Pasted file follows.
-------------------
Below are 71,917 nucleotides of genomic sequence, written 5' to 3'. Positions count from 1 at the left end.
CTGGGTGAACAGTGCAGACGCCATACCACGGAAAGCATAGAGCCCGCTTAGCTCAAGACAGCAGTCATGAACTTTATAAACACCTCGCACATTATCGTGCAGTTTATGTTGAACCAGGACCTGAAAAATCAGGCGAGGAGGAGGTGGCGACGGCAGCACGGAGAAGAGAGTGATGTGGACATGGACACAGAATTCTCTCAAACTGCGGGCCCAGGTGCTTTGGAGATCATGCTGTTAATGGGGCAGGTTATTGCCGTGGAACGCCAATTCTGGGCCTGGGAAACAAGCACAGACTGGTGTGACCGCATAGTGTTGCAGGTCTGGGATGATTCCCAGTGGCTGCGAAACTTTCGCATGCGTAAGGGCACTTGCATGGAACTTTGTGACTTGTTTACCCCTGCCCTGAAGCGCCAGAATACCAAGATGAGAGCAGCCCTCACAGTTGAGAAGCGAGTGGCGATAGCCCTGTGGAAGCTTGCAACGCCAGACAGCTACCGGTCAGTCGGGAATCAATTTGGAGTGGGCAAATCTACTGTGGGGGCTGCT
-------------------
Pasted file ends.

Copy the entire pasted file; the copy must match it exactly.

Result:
Below are 71,917 nucleotides of genomic sequence, written 5' to 3'. Positions count from 1 at the left end.
CTGGGTGAACAGTGCAGACGCCATACCACGGAAAGCATAGAGCCCGCTTAGCTCAAGACAGCAGTCATGAACTTTATAAACACCTCGCACATTATCGTGCAGTTTATGTTGAACCAGGACCTGAAAAATCAGGCGAGGAGGAGGTGGCGACGGCAGCACGGAGAAGAGAGTGATGTGGACATGGACACAGAATTCTCTCAAACTGCGGGCCCAGGTGCTTTGGAGATCATGCTGTTAATGGGGCAGGTTATTGCCGTGGAACGCCAATTCTGGGCCTGGGAAACAAGCACAGACTGGTGTGACCGCATAGTGTTGCAGGTCTGGGATGATTCCCAGTGGCTGCGAAACTTTCGCATGCGTAAGGGCACTTGCATGGAACTTTGTGACTTGTTTACCCCTGCCCTGAAGCGCCAGAATACCAAGATGAGAGCAGCCCTCACAGTTGAGAAGCGAGTGGCGATAGCCCTGTGGAAGCTTGCAACGCCAGACAGCTACCGGTCAGTCGGGAATCAATTTGGAGTGGGCAAATCTACTGTGGGGGCTGCT